Sperm Prep for IVF
Many couples who are experiencing infertility overcome their problems with various procedures which are less invasive such as timed intercourse and intrauterine insemination – IUI. When these procedures fail to solve the infertility issues, couples often try the options available to them through today’s assisted reproductive technologies.
The progression of procedures for solving infertility leads next to in vitro fertilization – IVF. And with IVF, a range of more severe sperm and egg problems can be successfully overcome that could not be overcome with the less invasive approaches.
When a couple undergoes IVF, the eggs are retrieved and the sperm is prepared on the same day so that, later that same day, the eggs and sperm can be placed together in a small drop of culture medium in a process known as insemination. This is usually a much more effective way to achieve fertilization of eggs than IUI for several reasons. First, the sperm are processed in a way that allows for a more selective population of sperm at the end of the preparation. Also, the sperm do not have to swim a long distance to reach the egg and this selective population of sperm is located around the egg for several hours. Finally, there are usually several eggs available for fertilization during the IVF process.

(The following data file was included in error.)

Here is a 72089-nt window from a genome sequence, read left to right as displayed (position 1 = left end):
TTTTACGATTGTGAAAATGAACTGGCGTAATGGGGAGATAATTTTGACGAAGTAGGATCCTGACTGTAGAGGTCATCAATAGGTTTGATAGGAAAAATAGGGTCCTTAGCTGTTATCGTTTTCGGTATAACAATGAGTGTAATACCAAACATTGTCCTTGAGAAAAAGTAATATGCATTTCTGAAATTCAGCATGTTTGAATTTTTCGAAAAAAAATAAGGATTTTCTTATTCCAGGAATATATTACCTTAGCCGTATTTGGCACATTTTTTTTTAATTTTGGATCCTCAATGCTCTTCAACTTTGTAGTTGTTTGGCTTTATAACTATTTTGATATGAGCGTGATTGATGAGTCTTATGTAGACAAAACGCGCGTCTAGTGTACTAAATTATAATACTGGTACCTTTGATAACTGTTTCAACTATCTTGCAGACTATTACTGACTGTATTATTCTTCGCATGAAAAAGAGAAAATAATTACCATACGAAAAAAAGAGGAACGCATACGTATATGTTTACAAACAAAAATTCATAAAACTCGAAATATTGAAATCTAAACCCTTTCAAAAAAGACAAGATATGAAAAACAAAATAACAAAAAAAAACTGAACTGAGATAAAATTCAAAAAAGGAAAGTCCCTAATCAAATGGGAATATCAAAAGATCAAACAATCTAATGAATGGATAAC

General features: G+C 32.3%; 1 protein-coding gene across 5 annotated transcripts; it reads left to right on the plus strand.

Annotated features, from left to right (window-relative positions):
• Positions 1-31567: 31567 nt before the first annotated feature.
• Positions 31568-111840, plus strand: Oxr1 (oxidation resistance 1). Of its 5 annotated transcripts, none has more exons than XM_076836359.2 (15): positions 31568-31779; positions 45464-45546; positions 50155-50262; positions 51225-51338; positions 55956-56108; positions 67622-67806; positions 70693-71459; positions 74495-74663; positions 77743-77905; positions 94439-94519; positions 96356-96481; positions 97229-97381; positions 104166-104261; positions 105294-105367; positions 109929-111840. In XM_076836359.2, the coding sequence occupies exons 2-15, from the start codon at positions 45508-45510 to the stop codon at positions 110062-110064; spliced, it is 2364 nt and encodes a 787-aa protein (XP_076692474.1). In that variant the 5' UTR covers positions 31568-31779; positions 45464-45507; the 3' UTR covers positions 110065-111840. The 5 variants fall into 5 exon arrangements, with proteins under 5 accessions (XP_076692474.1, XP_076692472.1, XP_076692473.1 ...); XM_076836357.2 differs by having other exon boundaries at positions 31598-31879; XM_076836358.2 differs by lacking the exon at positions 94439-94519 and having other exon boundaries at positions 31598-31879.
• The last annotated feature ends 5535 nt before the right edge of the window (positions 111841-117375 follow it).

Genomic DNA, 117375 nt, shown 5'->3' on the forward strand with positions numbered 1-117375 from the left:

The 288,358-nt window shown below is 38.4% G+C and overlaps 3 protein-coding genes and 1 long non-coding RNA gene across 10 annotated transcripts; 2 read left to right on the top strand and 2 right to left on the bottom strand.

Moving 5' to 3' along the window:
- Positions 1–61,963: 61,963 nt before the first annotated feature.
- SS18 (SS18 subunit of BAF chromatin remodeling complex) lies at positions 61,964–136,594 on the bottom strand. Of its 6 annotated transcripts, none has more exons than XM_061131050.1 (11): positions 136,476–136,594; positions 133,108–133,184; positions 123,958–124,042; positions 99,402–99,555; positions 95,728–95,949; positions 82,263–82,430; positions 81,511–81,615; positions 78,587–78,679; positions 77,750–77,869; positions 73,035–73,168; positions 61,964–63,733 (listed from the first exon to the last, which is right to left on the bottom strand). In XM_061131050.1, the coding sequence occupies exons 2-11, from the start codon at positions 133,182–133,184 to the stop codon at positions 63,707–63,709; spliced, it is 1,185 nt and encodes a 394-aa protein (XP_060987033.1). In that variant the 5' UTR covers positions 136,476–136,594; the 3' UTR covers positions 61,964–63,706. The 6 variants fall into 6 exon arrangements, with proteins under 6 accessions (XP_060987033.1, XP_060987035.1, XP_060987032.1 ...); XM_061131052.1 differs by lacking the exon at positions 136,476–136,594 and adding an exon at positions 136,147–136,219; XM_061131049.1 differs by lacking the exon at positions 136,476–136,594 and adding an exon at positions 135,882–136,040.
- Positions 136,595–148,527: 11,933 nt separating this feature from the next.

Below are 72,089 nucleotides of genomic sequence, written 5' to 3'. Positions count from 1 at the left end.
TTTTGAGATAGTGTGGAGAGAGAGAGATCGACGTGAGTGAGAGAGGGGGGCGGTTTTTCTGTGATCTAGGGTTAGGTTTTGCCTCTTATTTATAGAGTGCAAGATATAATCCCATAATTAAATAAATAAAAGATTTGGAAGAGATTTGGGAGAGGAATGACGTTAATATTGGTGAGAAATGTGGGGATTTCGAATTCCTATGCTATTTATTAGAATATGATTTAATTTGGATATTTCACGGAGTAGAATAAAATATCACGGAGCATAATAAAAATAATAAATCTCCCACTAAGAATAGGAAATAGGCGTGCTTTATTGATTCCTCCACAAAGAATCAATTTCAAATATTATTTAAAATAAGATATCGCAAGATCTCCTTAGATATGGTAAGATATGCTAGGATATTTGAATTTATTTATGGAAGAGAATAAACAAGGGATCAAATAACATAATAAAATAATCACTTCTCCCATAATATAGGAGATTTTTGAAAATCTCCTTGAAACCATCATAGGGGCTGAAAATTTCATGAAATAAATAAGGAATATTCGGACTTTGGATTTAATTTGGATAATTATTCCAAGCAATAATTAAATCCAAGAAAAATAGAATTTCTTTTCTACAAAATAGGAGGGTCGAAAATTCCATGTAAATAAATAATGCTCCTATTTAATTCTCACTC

Before the partner’s sperm sample can be used to inseminate the eggs during the IVF process it must be prepared so that a small population of sperm is recovered from the ejaculated semen. This preparation begins with a semen analysis of the sample, which will let the embryologist know the sperm count that is present in the ejaculated sample. The embryologist will also determine the percent of motile sperm and the percent of normally-shaped sperm in the sample. When these numbers are multiplied together, the result gives the embryologist an indication of what procedures to use in order to isolate the best possible population of sperm for insemination. The semen is then placed on a column in a centrifuge tube so that it can be filtered. This filtration isolates a small population of sperm with a much-improved percent of motility and normal morphology (shape).
After the filtration is complete, this population of sperm is washed and re-suspended in a solution that mimics the tissue fluid that is present in the Fallopian tubes of the female reproductive tract.
Before the sperm is placed with the eggs, the sperm is counted again to calculate the concentration of sperm that is needed to optimize the chance for fertilization. This population of sperm is then added to each drop of medium which contains one or two eggs.
The following morning, the embryologist will remove the embryos from the insemination drops, assess their status, and then place the fertilized embryos into fresh new drops of medium that will support their growth into a multi-celled embryo.